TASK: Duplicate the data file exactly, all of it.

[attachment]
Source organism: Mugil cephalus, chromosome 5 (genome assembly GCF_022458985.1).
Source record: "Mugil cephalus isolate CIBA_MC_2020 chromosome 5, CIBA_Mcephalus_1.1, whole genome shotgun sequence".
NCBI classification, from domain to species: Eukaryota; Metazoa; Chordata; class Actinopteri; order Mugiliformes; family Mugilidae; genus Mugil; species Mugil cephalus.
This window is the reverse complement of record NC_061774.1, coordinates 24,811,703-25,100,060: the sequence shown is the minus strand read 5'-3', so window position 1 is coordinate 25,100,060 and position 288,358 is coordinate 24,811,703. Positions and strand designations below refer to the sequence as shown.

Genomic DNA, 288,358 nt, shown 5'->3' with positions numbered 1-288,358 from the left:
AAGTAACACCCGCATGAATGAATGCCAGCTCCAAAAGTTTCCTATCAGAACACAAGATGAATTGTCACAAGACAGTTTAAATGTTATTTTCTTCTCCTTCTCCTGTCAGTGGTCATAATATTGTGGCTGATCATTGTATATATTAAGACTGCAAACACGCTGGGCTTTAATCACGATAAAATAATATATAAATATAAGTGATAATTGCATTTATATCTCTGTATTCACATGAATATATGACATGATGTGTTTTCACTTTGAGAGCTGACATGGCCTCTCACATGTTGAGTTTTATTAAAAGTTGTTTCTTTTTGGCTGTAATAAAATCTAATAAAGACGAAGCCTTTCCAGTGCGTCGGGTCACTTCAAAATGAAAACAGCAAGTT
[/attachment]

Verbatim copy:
Source organism: Mugil cephalus, chromosome 5 (genome assembly GCF_022458985.1).
Source record: "Mugil cephalus isolate CIBA_MC_2020 chromosome 5, CIBA_Mcephalus_1.1, whole genome shotgun sequence".
NCBI classification, from domain to species: Eukaryota; Metazoa; Chordata; class Actinopteri; order Mugiliformes; family Mugilidae; genus Mugil; species Mugil cephalus.
This window is the reverse complement of record NC_061774.1, coordinates 24,811,703-25,100,060: the sequence shown is the minus strand read 5'-3', so window position 1 is coordinate 25,100,060 and position 288,358 is coordinate 24,811,703. Positions and strand designations below refer to the sequence as shown.

Genomic DNA, 288,358 nt, shown 5'->3' with positions numbered 1-288,358 from the left:
AAGTAACACCCGCATGAATGAATGCCAGCTCCAAAAGTTTCCTATCAGAACACAAGATGAATTGTCACAAGACAGTTTAAATGTTATTTTCTTCTCCTTCTCCTGTCAGTGGTCATAATATTGTGGCTGATCATTGTATATATTAAGACTGCAAACACGCTGGGCTTTAATCACGATAAAATAATATATAAATATAAGTGATAATTGCATTTATATCTCTGTATTCACATGAATATATGACATGATGTGTTTTCACTTTGAGAGCTGACATGGCCTCTCACATGTTGAGTTTTATTAAAAGTTGTTTCTTTTTGGCTGTAATAAAATCTAATAAAGACGAAGCCTTTCCAGTGCGTCGGGTCACTTCAAAATGAAAACAGCAAGTT